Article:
That's what greater than means!

Another question, how could you say so quickly that the maximum is in the interval ##(0, \frac \pi {2M})##? For ##M = 1## you can quickly show that there is a maximum between ##0## and ##\pi/2## (via the zero of the first derivative...). But that's my underlying question, how did you then make the jump from there to the interval ##(0, \frac \pi {2M})##?
It's just calculus (first and second derivatives etc.) to get maxima/minima on a closed interval.

• Peter_Newman
I agree with you in essence, @PeroK! But I would like to take another quick look here.

So ##f'(\theta) = M\cos(M\theta) - \frac{2M}{\pi}\cos(\theta)## is the first derivative we are interested here in the zeros, because we can conclude with these then on a possible maximum. So we have:
$$f'(\theta) = M\cos(M\theta) - \frac{2M}{\pi}\cos(\theta) = 0$$
Now I would be very interested in how you proceeded here to find the zeros.

So my thought was and can be described approximately as follows, I picked out the individual terms and looked when these are zero, so that one has in the ideal case an identity, something like this:
$$f'(\theta) = M\cos(M\theta) - \frac{2M}{\pi}\cos(\theta) = 0$$
With that I now look at the individual cosine terms and check when these are 0.
##\cos(M\theta) = 0, \text{ if } M\theta = \frac{\pi}{^2} \Rightarrow \theta = \frac{\pi}{2M}##
##cos(\theta) = 0, \text{ if } \theta = \frac{\pi}{^2}##
##\cos(M\theta) = cos(\theta) = 0, \text{ if } \theta = 0##

I would now conclude that there is a maximum between ##0## and ##\frac{\pi}{2M}##, is it ok to do it that way?

PeroK
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To see that there is a single zero of ##f'(\theta)## I took out the factor of ##M## and looked at the graphs of the two components. This can be made rigorous with a little more calculus.

I can't see that looking for zeroes of each component achieves anything.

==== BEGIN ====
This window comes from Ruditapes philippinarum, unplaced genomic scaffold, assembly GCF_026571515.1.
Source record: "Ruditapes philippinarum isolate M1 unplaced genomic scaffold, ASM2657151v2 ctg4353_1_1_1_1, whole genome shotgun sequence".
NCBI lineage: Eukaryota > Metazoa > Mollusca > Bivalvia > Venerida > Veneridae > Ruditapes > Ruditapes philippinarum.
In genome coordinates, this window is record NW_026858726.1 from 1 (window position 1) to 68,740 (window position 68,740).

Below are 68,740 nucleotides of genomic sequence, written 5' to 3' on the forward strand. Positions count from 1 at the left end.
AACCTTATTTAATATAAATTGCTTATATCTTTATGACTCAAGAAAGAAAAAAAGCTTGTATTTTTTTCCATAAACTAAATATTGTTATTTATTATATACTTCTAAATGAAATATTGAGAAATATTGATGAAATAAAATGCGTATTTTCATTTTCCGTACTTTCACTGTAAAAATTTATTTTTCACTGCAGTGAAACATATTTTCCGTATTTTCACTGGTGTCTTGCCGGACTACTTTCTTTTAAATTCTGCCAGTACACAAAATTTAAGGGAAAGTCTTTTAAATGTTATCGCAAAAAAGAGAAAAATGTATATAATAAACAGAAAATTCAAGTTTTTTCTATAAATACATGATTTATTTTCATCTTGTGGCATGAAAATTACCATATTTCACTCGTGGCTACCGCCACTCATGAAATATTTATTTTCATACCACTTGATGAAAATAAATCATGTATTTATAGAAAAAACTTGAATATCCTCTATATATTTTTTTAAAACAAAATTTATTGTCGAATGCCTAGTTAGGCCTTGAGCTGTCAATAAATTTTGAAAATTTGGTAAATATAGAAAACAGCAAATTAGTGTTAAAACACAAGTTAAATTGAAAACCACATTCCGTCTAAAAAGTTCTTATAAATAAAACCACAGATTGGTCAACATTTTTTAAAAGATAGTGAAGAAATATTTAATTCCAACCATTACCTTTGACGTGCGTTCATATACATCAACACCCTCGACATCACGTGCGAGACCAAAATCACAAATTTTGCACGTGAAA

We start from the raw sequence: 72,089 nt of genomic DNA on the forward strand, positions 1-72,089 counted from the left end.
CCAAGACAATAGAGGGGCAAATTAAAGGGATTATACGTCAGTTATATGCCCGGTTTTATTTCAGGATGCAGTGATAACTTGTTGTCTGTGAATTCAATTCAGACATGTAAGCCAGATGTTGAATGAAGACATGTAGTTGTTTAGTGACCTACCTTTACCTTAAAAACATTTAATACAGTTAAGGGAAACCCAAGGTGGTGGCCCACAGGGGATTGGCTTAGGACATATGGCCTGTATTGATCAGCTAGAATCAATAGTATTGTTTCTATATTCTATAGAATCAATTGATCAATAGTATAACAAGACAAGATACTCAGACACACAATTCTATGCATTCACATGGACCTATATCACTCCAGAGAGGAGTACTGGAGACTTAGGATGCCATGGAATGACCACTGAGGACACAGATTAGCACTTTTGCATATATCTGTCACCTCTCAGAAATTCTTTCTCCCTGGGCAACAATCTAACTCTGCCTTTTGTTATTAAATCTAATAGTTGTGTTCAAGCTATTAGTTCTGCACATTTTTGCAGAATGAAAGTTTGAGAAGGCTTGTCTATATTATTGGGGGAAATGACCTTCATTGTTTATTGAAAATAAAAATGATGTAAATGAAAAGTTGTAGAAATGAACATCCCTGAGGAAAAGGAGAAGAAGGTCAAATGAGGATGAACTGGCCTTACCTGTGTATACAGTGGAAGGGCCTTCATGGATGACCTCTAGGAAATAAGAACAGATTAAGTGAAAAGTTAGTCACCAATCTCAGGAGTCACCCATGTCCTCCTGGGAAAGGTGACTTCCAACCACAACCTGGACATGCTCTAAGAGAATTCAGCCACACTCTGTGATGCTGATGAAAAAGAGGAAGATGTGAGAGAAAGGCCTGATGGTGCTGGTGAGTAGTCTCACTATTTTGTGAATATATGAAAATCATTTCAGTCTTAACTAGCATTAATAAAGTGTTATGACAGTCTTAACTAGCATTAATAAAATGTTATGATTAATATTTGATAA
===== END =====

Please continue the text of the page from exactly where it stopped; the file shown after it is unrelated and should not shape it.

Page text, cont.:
Ah ok, so you made an estimate with the plot then. However, I cannot come up with an analytical solution of ##f'(\theta) = \cos(M\theta) - \frac{2}{\pi}\cos(\theta) = 0## (I took out the factor of ##M##...). I once used the CAS of my choice (WolframAlpha), which unfortunately could not give me any further hints here...

PeroK
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Ah ok, so you made an estimate with the plot then. However, I cannot come up with an analytical solution of ##f'(\theta) = \cos(M\theta) - \frac{2}{\pi}\cos(\theta) = 0## (I took out the factor of ##M##...). I once used the CAS of my choice (WolframAlpha), which unfortunately could not give me any further hints here...
You're not going to get a precise value for the zero. It's enough to show that there is a zero.

Just sketch the graphs.

YES, I already thought that you can't get an exact zero. But that a zero exists could be found out by a sign change criterion...

I would be interested, how this "This can be made rigorous with a little more calculus" looks exactly PeroK
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There's nothing mysterious. We have two monotonic functions that must intersect once and only once on the interval ##(0, \frac{\pi}{2M})##.

You had said before that you pulled out the ##M##. So we look at these two functions ##f_1(\theta) = \cos(M\theta)## and ##f_2(\theta) = \frac{2}{\pi}\cos(\theta)## and find that they intersect somewhere in the interval from ##0## to ##\frac{\pi}{2M}##.

PeroK
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You had said before that you pulled out the ##M##. So we look at these two functions ##f_1(\theta) = \cos(M\theta)## and ##f_2(\theta) = \frac{2}{\pi}\cos(\theta)## and find that they intersect somewhere in the interval from ##0## to ##\frac{\pi}{2M}##.
Yes, exactly. Looking at the graphs: The first starts at ##1## and decreases to ##0##, the second starts at ##\frac 2 {\pi}##, which is less than ##1## and decreases to some positive value at ##\theta = \frac{\pi}{2M}##. That gives one point of intersection.

• Peter_Newman
If so I have no further questions! Thank you @PeroK ! This (#19) is what I wanted to express with my post #12

One question has come up for me after all. So we now have two claims, one ##|M\theta| \leq \frac{\pi}{2}## and ##|\theta| \leq \frac{\pi}{2}##, right? Originally, only this was given ##|\theta| \leq \frac{\pi}{2}## and thus alone the estimation (post #1) was given...

PeroK
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One question has come up for me after all. So we now have two claims, one ##|M\theta| \leq \frac{\pi}{2}## and ##|\theta| \leq \frac{\pi}{2}##, right? Originally, only this was given ##|\theta| \leq \frac{\pi}{2}## and thus alone the estimation (post #1) was given...
You need the the bound on ##M\theta##.

Good morning @PeroK. Yes, that's right, we discussed that and it's understandable . But what I don't quite understand, how then in the original it just says that the estimation is for ##|\theta| \leq \frac{\pi}{2}##, I find that a bit strange (Is this a typo?!).

PeroK
Good morning @PeroK. Yes, that's right, we discussed that and it's understandable . But what I don't quite understand, how then in the original it just says that the estimation is for ##|\theta| \leq \frac{\pi}{2}##, I find that a bit strange.